This morning my friend Colin, a lifelong Californian who’s doing a book tour on the East Coast right now, posted: “I’m so used to earthquakes that the idea of sitting around waiting for a disaster is really weird.”
At least, that’s the gist of what he said; power is out at MacDowell right now, so I can’t jump online to fact-check. New Hampshire is currently getting the tail end—or maybe it’s the head or elbow—of Hurricane Sandy.
As one of two Angelenos here, I’ve been repeating Colin’s words, although now that I think about it, waiting around for a disaster is exactly what I do, which is why I’m in so much damn therapy. And I don’t even have a really tip-top emergency kit to show for it; I just worry a lot.
This will be my first hurricane, which is kind of exciting, which is just the sort of thing someone who’s never been through a hurricane would say. If I’d been through several smallish ones, I would find them a pain in the ass and know how to do things like board up windows. If I’d been through a major one and lost my house or a loved one, I’d be bracing myself to be re-traumatized (the bracing itself being, in my case, a primary symptom of trauma).
It’s rainy and blustery outside, but as of twenty minutes ago, there was a deer peacefully munching wet meadow grass outside my window, so it might be a little early to call it a hurricane. (I was going to say “full-blown hurricane”; are hurricanes where we get “full-blown”?) Periodically, flocks of leaves lift up and fly through the open spaces. Mist hovers in clouds.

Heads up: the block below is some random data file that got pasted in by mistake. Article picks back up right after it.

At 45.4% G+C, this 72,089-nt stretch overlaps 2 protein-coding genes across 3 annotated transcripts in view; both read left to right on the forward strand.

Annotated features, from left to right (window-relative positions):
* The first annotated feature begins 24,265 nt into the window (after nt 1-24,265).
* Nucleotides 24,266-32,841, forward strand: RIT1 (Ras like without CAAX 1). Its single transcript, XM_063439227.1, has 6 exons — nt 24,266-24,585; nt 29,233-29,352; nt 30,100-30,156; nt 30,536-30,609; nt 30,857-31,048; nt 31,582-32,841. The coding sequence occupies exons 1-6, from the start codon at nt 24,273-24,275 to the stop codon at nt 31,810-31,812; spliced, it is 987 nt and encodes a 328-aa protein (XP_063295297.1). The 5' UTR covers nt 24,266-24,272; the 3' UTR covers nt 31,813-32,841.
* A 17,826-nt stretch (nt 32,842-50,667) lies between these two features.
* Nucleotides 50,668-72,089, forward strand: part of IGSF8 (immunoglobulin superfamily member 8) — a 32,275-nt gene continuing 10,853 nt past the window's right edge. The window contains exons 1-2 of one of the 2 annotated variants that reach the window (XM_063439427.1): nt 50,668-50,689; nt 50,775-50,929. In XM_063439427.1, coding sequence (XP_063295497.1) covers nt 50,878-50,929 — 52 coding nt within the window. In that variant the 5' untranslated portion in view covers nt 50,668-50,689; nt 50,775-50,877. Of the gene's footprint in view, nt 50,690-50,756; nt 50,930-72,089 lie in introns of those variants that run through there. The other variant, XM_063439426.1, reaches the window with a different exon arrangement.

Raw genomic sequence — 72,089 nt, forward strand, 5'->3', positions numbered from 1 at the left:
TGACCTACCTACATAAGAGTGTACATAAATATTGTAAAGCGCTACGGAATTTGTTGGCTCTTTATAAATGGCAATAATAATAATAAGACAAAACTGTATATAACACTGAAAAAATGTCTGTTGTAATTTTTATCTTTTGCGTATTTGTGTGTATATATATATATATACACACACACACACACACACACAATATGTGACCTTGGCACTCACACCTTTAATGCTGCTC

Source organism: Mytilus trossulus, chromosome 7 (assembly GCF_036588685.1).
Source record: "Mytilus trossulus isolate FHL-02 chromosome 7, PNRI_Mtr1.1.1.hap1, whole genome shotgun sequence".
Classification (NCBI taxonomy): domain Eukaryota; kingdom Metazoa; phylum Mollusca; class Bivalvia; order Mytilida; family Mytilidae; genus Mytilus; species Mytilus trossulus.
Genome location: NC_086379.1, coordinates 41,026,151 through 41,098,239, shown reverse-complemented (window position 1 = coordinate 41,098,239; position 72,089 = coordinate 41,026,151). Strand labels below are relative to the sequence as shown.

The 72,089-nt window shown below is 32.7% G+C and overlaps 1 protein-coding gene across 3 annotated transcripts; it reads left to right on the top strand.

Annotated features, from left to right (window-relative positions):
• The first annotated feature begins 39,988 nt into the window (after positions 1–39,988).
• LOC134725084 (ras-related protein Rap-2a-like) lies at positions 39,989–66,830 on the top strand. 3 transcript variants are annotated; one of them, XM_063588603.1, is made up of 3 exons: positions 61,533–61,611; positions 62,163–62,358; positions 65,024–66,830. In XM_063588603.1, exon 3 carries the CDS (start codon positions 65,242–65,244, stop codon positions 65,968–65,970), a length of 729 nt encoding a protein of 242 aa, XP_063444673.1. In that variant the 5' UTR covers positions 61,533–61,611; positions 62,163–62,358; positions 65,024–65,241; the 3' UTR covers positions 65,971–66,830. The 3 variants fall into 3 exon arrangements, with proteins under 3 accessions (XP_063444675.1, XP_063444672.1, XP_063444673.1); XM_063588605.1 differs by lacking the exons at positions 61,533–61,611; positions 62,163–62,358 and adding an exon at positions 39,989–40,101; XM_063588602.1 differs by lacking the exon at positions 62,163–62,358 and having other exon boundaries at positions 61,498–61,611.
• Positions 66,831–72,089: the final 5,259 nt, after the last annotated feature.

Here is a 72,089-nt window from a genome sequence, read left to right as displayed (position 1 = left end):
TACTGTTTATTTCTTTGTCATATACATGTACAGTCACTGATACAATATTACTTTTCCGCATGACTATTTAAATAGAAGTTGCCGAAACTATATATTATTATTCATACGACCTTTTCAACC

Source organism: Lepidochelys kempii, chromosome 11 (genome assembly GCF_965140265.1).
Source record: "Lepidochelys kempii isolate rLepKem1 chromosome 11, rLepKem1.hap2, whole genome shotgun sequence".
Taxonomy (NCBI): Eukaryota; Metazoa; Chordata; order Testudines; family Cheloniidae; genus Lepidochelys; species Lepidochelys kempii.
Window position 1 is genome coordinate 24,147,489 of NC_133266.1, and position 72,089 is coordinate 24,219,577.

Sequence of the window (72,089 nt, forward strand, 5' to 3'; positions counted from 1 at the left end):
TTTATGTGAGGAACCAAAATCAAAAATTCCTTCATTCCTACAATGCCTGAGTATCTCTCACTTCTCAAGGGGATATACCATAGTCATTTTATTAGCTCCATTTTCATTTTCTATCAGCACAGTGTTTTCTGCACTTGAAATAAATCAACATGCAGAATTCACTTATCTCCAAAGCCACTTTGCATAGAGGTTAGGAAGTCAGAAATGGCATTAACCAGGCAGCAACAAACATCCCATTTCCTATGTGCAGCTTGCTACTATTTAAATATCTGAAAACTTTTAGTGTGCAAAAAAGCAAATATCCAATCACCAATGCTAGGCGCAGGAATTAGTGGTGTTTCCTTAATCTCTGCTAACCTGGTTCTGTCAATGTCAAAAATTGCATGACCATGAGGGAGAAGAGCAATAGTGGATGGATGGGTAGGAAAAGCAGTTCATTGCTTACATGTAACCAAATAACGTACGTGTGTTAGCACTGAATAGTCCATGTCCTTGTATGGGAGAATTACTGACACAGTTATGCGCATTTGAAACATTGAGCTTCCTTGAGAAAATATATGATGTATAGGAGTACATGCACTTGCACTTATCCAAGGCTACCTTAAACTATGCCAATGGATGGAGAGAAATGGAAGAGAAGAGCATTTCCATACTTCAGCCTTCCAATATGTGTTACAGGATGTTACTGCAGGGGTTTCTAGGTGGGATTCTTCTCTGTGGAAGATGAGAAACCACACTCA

There’s kind of a party going on in Colony Hall’s dining room—I just heard someone toast to Hurricane Sandy—but I’m not feeling ready to make the transition from the quiet working hours to the social part of the day just yet. But I also didn’t want to be alone in my studio, so as soon as the lights flickered out, I packed up my laptop and books and booked it out of there. I also packed a toothbrush and jammies just in case I have to sleep on a sofa here in Colony Hall. And by “have to,” I mean “am too scared to hike five minutes through the forest back to my studio.”
Yesterday I finished my editing project…and by “finished” I mean, “made a bunch of fairly significant changes I feel good about, but who knows what the agent I’m sort of lit-flirting with will say.” That leaves me with a whole week to work on just-for-fun projects; so far that’s resulted in a few pages of a really aimless short story. But I’m giving myself permission to let aim emerge slowly. I’m also reading a book about contemporary Iranian culture, because one of the characters in my YA novel is Persian, and counting that as writing.
I don’t think most of what I’m reading will be very applicable to a sixteen-year-old Iranian American character living in L.A., but reading this book virtually guarantees that I’ll write a scene in which her parents share random facts about life before and after the revolution, only to edit it out later when it becomes clear I was just showing off my newly acquired random facts.
Rain is pouring off the roof in Raging Waters-style jet-streams. There’s one working outlet in this building, and a visual artist from Mexico City just inquired about setting up a really long extension cord. I have a hunch she’s about as equipped for winter weather as I am.